The court also rejected, for two reasons, the argument that the exception for any offender who got “permission … from his probation or parole officer or the court of original jurisdiction” narrowed the law sufficiently: First, the law didn’t impose any standards that the permission-granting authority would use. (Such standardless discretion has often been held to be unconstitutional where First Amendment rights are involved.) Second, it isn’t clear how a defendant who isn’t on probation or parole could get permission from the court of original jurisdiction, since some such courts might not (under the law of the jurisdiction to which the court belongs) have the authority to do or say anything more with regard to defendants whose sentences have been completed.

The court’s analysis seems quite right to me.  I would think that even narrower restrictions would be unconstitutional as to people who have finished serving their sentences (though the matter isn’t an open and shut, and raises interesting — though imperfect — analogies to the restrictions on the Second Amendment rights of felons and some misdemeanants who have finished serving their sentences).  But certainly restrictions that are this broad are unconstitutional.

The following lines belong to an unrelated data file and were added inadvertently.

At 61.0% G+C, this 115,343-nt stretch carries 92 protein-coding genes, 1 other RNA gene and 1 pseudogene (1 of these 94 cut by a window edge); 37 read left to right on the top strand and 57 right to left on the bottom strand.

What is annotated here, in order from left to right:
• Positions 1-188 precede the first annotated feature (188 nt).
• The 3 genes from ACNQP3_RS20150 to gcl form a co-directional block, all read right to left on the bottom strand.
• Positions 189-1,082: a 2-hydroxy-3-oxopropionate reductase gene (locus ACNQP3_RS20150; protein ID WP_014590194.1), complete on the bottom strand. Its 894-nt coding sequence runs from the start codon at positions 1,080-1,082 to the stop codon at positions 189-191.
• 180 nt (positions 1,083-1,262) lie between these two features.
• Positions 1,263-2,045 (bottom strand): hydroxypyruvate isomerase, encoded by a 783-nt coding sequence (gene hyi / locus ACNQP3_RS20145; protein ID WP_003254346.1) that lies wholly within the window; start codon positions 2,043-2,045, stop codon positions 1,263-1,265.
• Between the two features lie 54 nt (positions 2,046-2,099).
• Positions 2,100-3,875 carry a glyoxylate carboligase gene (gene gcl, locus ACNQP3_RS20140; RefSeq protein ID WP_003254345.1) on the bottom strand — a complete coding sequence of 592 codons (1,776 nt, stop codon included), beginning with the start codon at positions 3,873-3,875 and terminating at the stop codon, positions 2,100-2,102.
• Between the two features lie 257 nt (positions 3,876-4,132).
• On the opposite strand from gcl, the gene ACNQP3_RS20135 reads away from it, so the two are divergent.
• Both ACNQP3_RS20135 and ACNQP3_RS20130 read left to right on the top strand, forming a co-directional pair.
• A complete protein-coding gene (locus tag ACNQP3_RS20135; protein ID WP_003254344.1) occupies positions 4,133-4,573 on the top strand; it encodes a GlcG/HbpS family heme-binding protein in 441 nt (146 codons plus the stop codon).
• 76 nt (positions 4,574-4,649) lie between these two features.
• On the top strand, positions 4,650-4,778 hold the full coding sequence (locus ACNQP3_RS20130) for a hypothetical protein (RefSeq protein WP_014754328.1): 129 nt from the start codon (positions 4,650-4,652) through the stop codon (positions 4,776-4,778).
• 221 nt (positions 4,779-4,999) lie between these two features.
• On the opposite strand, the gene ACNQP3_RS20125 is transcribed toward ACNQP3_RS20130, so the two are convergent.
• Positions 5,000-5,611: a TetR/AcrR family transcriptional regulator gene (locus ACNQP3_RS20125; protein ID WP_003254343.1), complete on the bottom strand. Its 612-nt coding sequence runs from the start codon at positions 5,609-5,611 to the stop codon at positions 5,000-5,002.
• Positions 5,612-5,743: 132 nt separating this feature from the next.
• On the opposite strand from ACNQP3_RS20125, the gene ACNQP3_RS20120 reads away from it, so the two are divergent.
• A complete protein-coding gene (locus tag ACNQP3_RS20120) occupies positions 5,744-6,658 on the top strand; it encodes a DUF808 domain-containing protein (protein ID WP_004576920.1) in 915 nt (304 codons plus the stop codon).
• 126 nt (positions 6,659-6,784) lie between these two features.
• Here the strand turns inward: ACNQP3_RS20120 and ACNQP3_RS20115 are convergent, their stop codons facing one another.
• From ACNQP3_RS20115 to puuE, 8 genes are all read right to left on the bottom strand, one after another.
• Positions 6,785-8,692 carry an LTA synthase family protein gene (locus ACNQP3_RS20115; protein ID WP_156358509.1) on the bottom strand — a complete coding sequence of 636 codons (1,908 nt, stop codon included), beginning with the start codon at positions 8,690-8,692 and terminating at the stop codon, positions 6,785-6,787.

February 21, 2012 at 06:05 PM | Permalink


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"But certainly restrictions that are this broad are unconstitutional."

...and that's just common sense!!!!!!

Posted by: Book38 | Feb 21, 2012 7:11:40 PM

The law, as written, is absolutely unconstitutional. It is a HORRIBLY written law, which shows the absolute negligence of understanding how the Internet works. It does, though, provide a convenient platform for Bobby Jindal to use the "M-word" once again to describing those who are on the registry.

What was really amusing was to see the state attorney trying to defend this capricious law. The attorney kept on trying to imply that there was no way that the state would enforce the "minor" parts of the law, but could not testify to any demonstrable threshold set by the state.